Section 2: Drought

Drought is a serious climate issue in North Dakota. It can cost farmers an entire summer’s crop. Drought can force ranchers to sell their livestock because there is no grass for feed. Drought can reduce surface water in ponds and rivers.

Drought, however, is also very difficult to identify. Some weather experts call drought a “creeping phenomenon” because it is very hard to tell when it starts and when it ends. In addition, drought may be localized. A county may be suffering from drought while the neighboring county has sufficient moisture.

The average amount of moisture expected in North Dakota each year is just a little over 17 inches. The eastern part of the state averages more precipitation than the western part of the state. However, any part of the state can experience droughts. The droughts can be brief and localized, or severe and widespread. The following chart shows how often drought appeared between 1889 and 1962 in North Dakota.

 

Western 1/3 of North Dakota

Central 1/3 of North Dakota

Eastern 1/3 of North Dakota

Number of years between 1889 and 1962 with less than 17 inches of rain

55

 38

12

 

Drought by Bavendick
Document 7: Drought by Bavendick. In 1952, a meteorologist named Frank Bavendick compiled a book of weather data for North Dakota. His book includes this section on drought and notes the extent of the drought in particular years. Bavendick, Frank. Climate and Weather in North Dakota. Bismarck: U. S. Weather Bureau Office and North Dakota State Water Conservation Commission, 1952.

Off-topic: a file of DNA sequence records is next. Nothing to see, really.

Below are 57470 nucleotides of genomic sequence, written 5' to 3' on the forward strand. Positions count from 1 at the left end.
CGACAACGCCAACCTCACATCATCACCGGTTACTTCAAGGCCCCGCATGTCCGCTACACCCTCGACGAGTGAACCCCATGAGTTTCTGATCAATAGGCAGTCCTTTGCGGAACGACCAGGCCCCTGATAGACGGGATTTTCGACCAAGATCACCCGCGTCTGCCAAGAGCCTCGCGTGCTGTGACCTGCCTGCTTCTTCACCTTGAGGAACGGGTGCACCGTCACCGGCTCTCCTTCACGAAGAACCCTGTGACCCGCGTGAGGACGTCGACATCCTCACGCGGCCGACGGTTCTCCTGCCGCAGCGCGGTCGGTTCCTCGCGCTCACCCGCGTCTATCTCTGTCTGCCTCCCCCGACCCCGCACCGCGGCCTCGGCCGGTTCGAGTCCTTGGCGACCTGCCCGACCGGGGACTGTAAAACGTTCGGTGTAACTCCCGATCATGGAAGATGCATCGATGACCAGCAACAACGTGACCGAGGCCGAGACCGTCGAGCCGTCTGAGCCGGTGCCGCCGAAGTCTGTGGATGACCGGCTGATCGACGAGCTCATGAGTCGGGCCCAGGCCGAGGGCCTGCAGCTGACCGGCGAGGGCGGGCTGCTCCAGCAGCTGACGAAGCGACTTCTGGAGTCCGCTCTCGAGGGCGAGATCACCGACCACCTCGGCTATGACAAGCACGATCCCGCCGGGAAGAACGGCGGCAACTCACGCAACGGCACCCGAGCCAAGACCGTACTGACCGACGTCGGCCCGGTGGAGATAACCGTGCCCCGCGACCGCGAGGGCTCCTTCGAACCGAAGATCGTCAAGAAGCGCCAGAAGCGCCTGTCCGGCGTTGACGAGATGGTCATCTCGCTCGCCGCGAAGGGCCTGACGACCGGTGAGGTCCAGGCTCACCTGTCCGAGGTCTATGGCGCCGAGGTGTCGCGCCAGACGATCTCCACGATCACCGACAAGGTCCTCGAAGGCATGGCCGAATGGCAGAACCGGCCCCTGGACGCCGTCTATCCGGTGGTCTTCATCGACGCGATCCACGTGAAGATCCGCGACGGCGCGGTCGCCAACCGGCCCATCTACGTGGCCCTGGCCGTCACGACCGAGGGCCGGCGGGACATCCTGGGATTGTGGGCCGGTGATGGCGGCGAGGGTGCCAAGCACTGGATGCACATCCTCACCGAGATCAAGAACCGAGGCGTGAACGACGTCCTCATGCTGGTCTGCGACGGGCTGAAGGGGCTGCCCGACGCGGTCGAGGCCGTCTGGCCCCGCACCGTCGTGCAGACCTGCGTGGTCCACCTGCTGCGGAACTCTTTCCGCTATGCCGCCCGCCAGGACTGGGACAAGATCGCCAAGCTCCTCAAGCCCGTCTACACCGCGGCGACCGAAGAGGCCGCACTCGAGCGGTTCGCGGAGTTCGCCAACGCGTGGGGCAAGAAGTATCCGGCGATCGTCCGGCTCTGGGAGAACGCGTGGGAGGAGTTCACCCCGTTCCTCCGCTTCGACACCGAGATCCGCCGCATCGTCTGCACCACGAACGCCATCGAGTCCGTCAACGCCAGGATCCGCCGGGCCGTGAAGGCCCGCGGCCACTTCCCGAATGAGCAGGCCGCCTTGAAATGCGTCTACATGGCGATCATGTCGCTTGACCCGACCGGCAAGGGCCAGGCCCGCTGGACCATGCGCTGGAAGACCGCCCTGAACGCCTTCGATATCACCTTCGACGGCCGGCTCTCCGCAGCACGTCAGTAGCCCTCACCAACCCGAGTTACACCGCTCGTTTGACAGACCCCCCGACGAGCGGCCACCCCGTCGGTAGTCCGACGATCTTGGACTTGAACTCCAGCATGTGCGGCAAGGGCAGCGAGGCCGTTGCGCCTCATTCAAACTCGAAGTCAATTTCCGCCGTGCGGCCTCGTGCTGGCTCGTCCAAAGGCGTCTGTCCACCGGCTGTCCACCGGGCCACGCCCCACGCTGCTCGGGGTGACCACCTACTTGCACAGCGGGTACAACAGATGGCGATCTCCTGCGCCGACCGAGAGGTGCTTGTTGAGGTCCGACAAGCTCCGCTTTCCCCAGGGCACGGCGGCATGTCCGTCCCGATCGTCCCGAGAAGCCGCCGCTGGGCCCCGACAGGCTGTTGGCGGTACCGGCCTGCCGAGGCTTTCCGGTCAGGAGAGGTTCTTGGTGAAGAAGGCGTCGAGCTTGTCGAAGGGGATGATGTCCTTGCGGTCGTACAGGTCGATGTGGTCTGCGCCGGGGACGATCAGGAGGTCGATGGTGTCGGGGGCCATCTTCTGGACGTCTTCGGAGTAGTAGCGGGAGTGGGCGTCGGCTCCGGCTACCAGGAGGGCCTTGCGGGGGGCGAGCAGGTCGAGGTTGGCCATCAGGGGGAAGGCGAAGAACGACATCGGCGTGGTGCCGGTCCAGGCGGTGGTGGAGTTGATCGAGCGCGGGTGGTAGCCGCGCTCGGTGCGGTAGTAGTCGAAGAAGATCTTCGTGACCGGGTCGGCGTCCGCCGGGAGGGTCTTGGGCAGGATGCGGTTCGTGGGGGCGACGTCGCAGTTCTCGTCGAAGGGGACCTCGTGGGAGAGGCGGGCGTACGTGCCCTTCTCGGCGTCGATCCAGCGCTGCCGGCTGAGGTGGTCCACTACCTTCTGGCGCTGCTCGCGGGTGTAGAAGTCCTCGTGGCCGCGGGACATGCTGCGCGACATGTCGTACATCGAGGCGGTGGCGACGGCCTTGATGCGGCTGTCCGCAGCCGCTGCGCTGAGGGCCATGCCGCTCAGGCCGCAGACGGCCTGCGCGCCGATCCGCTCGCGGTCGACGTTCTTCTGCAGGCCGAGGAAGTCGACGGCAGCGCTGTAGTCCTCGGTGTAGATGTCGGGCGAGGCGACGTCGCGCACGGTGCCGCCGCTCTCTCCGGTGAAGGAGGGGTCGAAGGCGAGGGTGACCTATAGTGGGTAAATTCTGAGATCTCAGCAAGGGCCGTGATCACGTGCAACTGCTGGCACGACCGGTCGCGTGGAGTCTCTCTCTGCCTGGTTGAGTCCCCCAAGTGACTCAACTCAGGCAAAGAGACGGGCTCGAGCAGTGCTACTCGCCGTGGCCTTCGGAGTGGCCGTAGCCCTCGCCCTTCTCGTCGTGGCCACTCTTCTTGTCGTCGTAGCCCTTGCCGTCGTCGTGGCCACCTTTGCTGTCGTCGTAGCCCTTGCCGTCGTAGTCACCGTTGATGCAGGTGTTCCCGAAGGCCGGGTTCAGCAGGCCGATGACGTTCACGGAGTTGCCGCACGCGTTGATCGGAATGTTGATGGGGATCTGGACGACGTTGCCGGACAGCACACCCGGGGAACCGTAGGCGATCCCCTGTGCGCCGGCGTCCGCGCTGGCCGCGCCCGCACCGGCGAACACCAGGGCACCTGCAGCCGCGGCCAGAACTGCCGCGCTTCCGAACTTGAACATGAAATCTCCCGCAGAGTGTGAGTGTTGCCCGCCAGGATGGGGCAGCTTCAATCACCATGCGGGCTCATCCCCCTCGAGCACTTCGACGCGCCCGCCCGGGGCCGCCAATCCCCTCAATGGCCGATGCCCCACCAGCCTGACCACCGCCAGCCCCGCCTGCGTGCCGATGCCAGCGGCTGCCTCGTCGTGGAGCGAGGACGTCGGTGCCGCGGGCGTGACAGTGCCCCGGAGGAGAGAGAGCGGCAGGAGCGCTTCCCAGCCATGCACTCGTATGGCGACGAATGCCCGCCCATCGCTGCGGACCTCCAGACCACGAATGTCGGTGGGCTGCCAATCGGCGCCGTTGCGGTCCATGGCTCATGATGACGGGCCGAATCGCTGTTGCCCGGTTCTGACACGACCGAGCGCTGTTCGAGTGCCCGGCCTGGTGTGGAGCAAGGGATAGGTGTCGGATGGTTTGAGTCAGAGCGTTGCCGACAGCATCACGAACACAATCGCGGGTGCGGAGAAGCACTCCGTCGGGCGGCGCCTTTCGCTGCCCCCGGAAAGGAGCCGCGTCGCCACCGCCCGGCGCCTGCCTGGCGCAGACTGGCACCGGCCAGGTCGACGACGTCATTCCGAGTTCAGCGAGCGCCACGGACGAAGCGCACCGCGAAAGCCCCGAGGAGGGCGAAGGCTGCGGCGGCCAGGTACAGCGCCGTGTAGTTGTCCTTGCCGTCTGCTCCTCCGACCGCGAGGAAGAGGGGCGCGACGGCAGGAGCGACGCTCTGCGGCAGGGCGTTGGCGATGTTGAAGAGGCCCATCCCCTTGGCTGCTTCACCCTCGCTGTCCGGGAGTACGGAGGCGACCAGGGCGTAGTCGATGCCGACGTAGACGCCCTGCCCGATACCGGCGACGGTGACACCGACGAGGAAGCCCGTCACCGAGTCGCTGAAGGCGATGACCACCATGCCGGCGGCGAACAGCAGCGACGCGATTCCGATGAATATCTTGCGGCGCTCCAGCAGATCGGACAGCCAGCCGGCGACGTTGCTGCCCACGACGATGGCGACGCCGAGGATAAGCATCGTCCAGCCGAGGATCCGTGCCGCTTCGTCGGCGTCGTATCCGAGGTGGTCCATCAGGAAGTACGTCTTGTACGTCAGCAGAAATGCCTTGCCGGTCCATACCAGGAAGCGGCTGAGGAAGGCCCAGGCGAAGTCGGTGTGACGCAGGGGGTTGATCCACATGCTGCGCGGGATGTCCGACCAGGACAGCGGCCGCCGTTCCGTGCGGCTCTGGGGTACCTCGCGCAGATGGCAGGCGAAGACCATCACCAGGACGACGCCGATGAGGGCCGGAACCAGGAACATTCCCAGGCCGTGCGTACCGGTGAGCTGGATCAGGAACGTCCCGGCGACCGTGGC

The governor of Dakota Territory reported to the Secretary of the Interior each year because territorial government was under the regulation of the Department of the Interior.  In 1886, Governor Gilbert Pierce reported that a severe drought had affected crops in 1886.  He suggested that the drought had encouraged cattle raising in the northern part of Dakota Territory.   Governor Pierce’s annual report included a chart showing how many people in 1886 had filed on public land under the Homestead, Timber Culture, or Pre-emption laws.  In 1887, Governor Louis K. Church presented a similar chart in his annual report to the Secretary of the Interior.  His data demonstrates that the drought had caused a dramatic reduction in the number of new filings on federal land.   Church shows an increase in the number of “proofs” on Homestead and Timber Culture claims.  This is because many of the claimants who arrived during the boom had qualified to receive the deed to their land following five years of required residence.  Church’s data also shows an increase in the number of Homestead claims that were “commuted,” or paid for in cash.  When they paid for their claims, settlers could sell the land or mortgage it for cash. The governor of Dakota Territory reported to the Secretary of the Interior each year because territorial government was under the regulation of the Department of the Interior.  In 1886, Governor Gilbert Pierce reported that a severe drought had affected crops in 1886.  He suggested that the drought had encouraged cattle raising in the northern part of Dakota Territory.   Governor Pierce’s annual report included a chart showing how many people in 1886 had filed on public land under the Homestead, Timber Culture, or Pre-emption laws.  In 1887, Governor Louis K. Church presented a similar chart in his annual report to the Secretary of the Interior.  His data demonstrates that the drought had caused a dramatic reduction in the number of new filings on federal land.   Church shows an increase in the number of “proofs” on Homestead and Timber Culture claims.  This is because many of the claimants who arrived during the boom had qualified to receive the deed to their land following five years of required residence.  Church’s data also shows an increase in the number of Homestead claims that were “commuted,” or paid for in cash.  When they paid for their claims, settlers could sell the land or mortgage it for cash.  The governor of Dakota Territory reported to the Secretary of the Interior each year because territorial government was under the regulation of the Department of the Interior.  In 1886, Governor Gilbert Pierce reported that a severe drought had affected crops in 1886.  He suggested that the drought had encouraged cattle raising in the northern part of Dakota Territory.   Governor Pierce’s annual report included a chart showing how many people in 1886 had filed on public land under the Homestead, Timber Culture, or Pre-emption laws.  In 1887, Governor Louis K. Church presented a similar chart in his annual report to the Secretary of the Interior.  His data demonstrates that the drought had caused a dramatic reduction in the number of new filings on federal land.   Church shows an increase in the number of “proofs” on Homestead and Timber Culture claims.  This is because many of the claimants who arrived during the boom had qualified to receive the deed to their land following five years of required residence.  Church’s data also shows an increase in the number of Homestead claims that were “commuted,” or paid for in cash.  When they paid for their claims, settlers could sell the land or mortgage it for cash.  The governor of Dakota Territory reported to the Secretary of the Interior each year because territorial government was under the regulation of the Department of the Interior.  In 1886, Governor Gilbert Pierce reported that a severe drought had affected crops in 1886.  He suggested that the drought had encouraged cattle raising in the northern part of Dakota Territory.   Governor Pierce’s annual report included a chart showing how many people in 1886 had filed on public land under the Homestead, Timber Culture, or Pre-emption laws.  In 1887, Governor Louis K. Church presented a similar chart in his annual report to the Secretary of the Interior.  His data demonstrates that the drought had caused a dramatic reduction in the number of new filings on federal land.   Church shows an increase in the number of “proofs” on Homestead and Timber Culture claims.  This is because many of the claimants who arrived during the boom had qualified to receive the deed to their land following five years of required residence.  Church’s data also shows an increase in the number of Homestead claims that were “commuted,” or paid for in cash.  When they paid for their claims, settlers could sell the land or mortgage it for cash.